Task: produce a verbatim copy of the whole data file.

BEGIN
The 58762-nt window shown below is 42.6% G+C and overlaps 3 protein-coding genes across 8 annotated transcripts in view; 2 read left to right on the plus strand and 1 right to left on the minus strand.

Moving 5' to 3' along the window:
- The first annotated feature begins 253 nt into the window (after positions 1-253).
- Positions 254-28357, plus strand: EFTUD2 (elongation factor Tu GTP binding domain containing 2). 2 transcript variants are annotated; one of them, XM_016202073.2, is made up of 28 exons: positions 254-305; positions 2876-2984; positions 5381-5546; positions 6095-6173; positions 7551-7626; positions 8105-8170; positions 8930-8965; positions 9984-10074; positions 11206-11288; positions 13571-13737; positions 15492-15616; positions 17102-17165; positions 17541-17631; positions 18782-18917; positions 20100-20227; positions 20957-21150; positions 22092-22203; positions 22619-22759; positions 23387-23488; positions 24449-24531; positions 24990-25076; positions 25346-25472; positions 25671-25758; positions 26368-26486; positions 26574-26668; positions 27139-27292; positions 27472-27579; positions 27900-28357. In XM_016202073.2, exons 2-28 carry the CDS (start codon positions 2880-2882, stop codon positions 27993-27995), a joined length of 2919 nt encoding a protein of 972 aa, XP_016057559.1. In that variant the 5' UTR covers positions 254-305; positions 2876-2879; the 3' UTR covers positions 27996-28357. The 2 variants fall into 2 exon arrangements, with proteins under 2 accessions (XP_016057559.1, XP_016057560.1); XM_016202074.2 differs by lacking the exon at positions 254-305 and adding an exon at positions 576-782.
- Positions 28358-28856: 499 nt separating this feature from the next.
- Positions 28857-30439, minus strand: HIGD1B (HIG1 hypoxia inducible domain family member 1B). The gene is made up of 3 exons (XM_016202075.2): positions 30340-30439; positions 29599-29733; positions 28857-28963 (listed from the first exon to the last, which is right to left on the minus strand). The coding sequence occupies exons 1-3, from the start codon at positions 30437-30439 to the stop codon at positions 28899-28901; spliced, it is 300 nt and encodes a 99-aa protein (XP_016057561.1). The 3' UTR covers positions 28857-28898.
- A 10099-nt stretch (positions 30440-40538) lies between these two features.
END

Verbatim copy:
The 58762-nt window shown below is 42.6% G+C and overlaps 3 protein-coding genes across 8 annotated transcripts in view; 2 read left to right on the plus strand and 1 right to left on the minus strand.

Moving 5' to 3' along the window:
- The first annotated feature begins 253 nt into the window (after positions 1-253).
- Positions 254-28357, plus strand: EFTUD2 (elongation factor Tu GTP binding domain containing 2). 2 transcript variants are annotated; one of them, XM_016202073.2, is made up of 28 exons: positions 254-305; positions 2876-2984; positions 5381-5546; positions 6095-6173; positions 7551-7626; positions 8105-8170; positions 8930-8965; positions 9984-10074; positions 11206-11288; positions 13571-13737; positions 15492-15616; positions 17102-17165; positions 17541-17631; positions 18782-18917; positions 20100-20227; positions 20957-21150; positions 22092-22203; positions 22619-22759; positions 23387-23488; positions 24449-24531; positions 24990-25076; positions 25346-25472; positions 25671-25758; positions 26368-26486; positions 26574-26668; positions 27139-27292; positions 27472-27579; positions 27900-28357. In XM_016202073.2, exons 2-28 carry the CDS (start codon positions 2880-2882, stop codon positions 27993-27995), a joined length of 2919 nt encoding a protein of 972 aa, XP_016057559.1. In that variant the 5' UTR covers positions 254-305; positions 2876-2879; the 3' UTR covers positions 27996-28357. The 2 variants fall into 2 exon arrangements, with proteins under 2 accessions (XP_016057559.1, XP_016057560.1); XM_016202074.2 differs by lacking the exon at positions 254-305 and adding an exon at positions 576-782.
- Positions 28358-28856: 499 nt separating this feature from the next.
- Positions 28857-30439, minus strand: HIGD1B (HIG1 hypoxia inducible domain family member 1B). The gene is made up of 3 exons (XM_016202075.2): positions 30340-30439; positions 29599-29733; positions 28857-28963 (listed from the first exon to the last, which is right to left on the minus strand). The coding sequence occupies exons 1-3, from the start codon at positions 30437-30439 to the stop codon at positions 28899-28901; spliced, it is 300 nt and encodes a 99-aa protein (XP_016057561.1). The 3' UTR covers positions 28857-28898.
- A 10099-nt stretch (positions 30440-40538) lies between these two features.